ST. CHARLES, Mo. – St. Charles city officials will conduct an independent investigation over recent contamination findings at the Elm Point Well Field.

Officials say the results will “provide an early warning of migration of hazardous chemicals towards the city’s drinking water wells.”

Recently, a limited subsurface investigation from the Environmental Protection Agency indicated contamination at the well field, under supervision of Ameren and the Huster Road Substation. The city claims the EPA did not complete a full investigation of the site, prompting an independent investigation.

St. Charles plans to install 26 permanent monitoring wells near the well field’s contamination and sample groundwater from those wells. City officials are hopeful the results will offer a larger perspective of contamination at the well field “under a variety of hydrological conditions.” such as droughts and high river levels.

“We are committed to doing whatever it takes to continue to provide safe drinking water to our residents,” said St. Charles Mayor Dan Borgmeyer.  “We will do the necessary testing and evaluation to ensure that we have the full, complete picture of what is happening in the well field, so we can make the best decision for our City and the residents moving forward.”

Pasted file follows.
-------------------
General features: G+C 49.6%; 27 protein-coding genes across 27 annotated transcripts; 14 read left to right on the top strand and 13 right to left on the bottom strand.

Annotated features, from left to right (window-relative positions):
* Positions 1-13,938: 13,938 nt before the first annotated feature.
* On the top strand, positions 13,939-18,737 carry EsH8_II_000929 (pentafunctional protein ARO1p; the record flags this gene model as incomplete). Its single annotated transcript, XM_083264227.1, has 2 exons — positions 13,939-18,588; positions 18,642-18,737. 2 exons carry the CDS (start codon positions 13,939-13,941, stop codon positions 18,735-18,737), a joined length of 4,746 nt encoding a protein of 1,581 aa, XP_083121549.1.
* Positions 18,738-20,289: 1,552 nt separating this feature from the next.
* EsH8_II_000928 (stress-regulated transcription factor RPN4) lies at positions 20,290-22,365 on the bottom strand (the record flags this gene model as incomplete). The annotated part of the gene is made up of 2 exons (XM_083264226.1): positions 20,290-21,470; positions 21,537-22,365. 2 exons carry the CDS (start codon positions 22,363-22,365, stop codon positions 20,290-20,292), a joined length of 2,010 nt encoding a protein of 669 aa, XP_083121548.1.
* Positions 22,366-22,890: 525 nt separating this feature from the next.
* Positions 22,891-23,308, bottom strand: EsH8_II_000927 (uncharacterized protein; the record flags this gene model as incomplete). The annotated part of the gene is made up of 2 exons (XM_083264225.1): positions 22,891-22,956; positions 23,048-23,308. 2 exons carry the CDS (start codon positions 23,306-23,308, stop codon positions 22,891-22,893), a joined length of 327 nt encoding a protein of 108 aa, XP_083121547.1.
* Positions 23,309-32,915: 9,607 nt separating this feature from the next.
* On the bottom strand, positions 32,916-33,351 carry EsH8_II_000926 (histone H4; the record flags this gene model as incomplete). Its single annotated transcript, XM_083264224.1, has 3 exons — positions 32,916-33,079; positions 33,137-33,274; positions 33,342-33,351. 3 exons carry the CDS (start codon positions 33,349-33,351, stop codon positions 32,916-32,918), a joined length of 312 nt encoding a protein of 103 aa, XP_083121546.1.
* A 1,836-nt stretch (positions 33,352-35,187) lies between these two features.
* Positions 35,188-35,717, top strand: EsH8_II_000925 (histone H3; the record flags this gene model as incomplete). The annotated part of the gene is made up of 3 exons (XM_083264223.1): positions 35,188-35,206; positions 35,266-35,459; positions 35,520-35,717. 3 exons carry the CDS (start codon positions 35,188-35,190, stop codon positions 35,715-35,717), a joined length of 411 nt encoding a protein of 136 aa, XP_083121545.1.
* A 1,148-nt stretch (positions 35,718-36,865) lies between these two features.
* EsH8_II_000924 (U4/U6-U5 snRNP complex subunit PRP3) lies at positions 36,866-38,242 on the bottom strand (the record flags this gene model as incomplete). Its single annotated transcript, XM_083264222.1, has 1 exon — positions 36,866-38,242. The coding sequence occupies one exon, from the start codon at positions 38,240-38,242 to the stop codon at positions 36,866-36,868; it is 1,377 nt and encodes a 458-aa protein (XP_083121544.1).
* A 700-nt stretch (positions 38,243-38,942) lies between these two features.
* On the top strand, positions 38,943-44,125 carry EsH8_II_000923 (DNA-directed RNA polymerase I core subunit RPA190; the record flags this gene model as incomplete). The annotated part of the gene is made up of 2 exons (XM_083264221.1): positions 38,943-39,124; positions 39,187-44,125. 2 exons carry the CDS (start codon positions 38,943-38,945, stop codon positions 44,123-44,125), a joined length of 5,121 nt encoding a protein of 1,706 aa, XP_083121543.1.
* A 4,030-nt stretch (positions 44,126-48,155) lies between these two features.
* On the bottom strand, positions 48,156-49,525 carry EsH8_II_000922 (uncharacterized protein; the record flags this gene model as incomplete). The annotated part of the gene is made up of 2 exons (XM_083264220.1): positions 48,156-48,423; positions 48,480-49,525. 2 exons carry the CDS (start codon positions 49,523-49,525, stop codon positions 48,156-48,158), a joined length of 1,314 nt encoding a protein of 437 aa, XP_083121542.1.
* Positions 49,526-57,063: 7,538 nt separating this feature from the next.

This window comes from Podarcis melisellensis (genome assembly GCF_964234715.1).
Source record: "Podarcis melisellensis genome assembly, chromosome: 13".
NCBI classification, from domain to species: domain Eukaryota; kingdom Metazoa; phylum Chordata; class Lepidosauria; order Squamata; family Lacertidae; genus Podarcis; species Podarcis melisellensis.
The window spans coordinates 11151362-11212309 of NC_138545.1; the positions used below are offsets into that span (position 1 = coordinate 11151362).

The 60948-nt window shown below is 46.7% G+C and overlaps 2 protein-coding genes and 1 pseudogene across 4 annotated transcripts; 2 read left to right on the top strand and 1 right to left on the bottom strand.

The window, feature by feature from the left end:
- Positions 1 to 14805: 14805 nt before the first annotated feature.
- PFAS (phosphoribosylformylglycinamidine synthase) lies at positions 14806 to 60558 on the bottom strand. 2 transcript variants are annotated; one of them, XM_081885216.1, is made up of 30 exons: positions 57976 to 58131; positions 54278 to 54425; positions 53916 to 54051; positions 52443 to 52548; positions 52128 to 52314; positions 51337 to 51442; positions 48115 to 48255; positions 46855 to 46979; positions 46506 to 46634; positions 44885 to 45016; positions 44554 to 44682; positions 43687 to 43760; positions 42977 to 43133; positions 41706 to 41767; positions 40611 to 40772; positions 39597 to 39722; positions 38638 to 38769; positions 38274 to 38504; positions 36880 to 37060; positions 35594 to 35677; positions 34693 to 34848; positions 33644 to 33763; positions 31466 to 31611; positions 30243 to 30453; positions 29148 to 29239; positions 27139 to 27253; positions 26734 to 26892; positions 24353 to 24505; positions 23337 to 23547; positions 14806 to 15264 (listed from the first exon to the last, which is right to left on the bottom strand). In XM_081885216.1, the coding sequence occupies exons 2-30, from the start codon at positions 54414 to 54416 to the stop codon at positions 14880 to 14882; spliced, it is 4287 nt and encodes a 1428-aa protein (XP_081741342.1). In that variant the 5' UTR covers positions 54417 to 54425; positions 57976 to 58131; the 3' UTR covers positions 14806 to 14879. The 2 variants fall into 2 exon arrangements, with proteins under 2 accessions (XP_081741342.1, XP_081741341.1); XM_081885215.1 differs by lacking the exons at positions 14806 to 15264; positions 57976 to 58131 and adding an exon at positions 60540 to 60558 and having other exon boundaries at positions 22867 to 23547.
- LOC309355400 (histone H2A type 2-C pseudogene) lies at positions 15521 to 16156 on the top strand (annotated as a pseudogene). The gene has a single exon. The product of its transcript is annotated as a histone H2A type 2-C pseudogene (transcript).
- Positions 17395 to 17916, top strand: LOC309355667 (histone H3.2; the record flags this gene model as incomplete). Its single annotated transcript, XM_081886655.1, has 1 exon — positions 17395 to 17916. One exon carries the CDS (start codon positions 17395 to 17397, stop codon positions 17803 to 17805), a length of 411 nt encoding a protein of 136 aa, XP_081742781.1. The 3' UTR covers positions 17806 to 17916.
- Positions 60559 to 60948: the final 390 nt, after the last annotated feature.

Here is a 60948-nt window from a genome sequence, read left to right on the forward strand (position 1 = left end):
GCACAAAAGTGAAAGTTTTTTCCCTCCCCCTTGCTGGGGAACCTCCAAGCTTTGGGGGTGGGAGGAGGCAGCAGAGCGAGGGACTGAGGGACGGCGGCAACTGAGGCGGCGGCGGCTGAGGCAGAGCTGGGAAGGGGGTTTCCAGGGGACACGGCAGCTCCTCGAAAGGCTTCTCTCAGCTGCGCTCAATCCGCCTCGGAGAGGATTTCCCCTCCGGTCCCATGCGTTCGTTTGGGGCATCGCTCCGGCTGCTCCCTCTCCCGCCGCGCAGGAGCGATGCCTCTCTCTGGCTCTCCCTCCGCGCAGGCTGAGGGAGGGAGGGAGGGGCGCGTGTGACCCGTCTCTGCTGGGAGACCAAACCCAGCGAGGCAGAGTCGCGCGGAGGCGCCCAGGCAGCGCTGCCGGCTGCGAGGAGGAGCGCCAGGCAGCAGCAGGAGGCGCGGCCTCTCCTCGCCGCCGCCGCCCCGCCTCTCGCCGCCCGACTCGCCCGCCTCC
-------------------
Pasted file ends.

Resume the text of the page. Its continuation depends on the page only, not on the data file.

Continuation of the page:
Last October, Borgmeyer claimed four of the city’s seven wells had been contaminated with carcinogens over the years, and that Ameren Missouri was responsible. Ameren claims “cleanup of the Huster substation has been successful in reducing on-site, and off-site impact from a cleaning produce last used decades ago.” 

St. Charles leaders say the water is still safe to drink, but Borgmeyer said the city has had to purchase about $2 million of additional water from St. Louis over the past five years.

The latest investigation into the well field began Monday and is expected to last nearly two months.